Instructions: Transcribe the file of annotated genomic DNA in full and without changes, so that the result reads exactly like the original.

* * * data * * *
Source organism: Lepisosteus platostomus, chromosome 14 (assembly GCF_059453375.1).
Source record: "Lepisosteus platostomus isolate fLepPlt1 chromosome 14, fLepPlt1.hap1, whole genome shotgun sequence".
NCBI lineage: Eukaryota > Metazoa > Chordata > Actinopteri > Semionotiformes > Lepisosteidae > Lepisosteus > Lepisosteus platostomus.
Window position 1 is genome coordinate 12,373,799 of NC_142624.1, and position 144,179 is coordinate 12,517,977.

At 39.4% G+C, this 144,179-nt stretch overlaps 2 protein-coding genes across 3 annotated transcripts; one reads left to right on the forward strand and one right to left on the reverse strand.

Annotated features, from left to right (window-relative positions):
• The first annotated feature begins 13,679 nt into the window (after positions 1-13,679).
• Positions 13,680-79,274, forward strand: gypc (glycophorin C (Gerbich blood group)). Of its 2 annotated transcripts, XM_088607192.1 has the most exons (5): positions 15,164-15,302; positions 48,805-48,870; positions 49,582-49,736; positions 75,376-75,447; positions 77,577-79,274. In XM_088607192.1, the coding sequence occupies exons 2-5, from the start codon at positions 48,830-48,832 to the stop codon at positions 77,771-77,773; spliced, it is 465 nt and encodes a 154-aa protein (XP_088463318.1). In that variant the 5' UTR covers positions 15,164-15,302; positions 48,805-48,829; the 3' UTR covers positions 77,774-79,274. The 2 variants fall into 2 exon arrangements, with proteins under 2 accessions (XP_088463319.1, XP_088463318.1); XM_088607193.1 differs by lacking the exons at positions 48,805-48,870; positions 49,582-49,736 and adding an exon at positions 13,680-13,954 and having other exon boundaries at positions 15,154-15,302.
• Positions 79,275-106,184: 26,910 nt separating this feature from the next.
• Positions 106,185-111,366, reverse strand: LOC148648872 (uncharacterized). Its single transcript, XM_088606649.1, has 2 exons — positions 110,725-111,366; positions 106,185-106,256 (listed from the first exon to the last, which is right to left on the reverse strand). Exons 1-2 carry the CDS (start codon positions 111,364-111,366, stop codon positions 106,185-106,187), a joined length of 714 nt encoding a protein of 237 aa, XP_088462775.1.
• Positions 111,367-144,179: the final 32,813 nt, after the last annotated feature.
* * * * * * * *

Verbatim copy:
Source organism: Lepisosteus platostomus, chromosome 14 (assembly GCF_059453375.1).
Source record: "Lepisosteus platostomus isolate fLepPlt1 chromosome 14, fLepPlt1.hap1, whole genome shotgun sequence".
NCBI lineage: Eukaryota > Metazoa > Chordata > Actinopteri > Semionotiformes > Lepisosteidae > Lepisosteus > Lepisosteus platostomus.
Window position 1 is genome coordinate 12,373,799 of NC_142624.1, and position 144,179 is coordinate 12,517,977.

At 39.4% G+C, this 144,179-nt stretch overlaps 2 protein-coding genes across 3 annotated transcripts; one reads left to right on the forward strand and one right to left on the reverse strand.

Annotated features, from left to right (window-relative positions):
• The first annotated feature begins 13,679 nt into the window (after positions 1-13,679).
• Positions 13,680-79,274, forward strand: gypc (glycophorin C (Gerbich blood group)). Of its 2 annotated transcripts, XM_088607192.1 has the most exons (5): positions 15,164-15,302; positions 48,805-48,870; positions 49,582-49,736; positions 75,376-75,447; positions 77,577-79,274. In XM_088607192.1, the coding sequence occupies exons 2-5, from the start codon at positions 48,830-48,832 to the stop codon at positions 77,771-77,773; spliced, it is 465 nt and encodes a 154-aa protein (XP_088463318.1). In that variant the 5' UTR covers positions 15,164-15,302; positions 48,805-48,829; the 3' UTR covers positions 77,774-79,274. The 2 variants fall into 2 exon arrangements, with proteins under 2 accessions (XP_088463319.1, XP_088463318.1); XM_088607193.1 differs by lacking the exons at positions 48,805-48,870; positions 49,582-49,736 and adding an exon at positions 13,680-13,954 and having other exon boundaries at positions 15,154-15,302.
• Positions 79,275-106,184: 26,910 nt separating this feature from the next.
• Positions 106,185-111,366, reverse strand: LOC148648872 (uncharacterized). Its single transcript, XM_088606649.1, has 2 exons — positions 110,725-111,366; positions 106,185-106,256 (listed from the first exon to the last, which is right to left on the reverse strand). Exons 1-2 carry the CDS (start codon positions 111,364-111,366, stop codon positions 106,185-106,187), a joined length of 714 nt encoding a protein of 237 aa, XP_088462775.1.
• Positions 111,367-144,179: the final 32,813 nt, after the last annotated feature.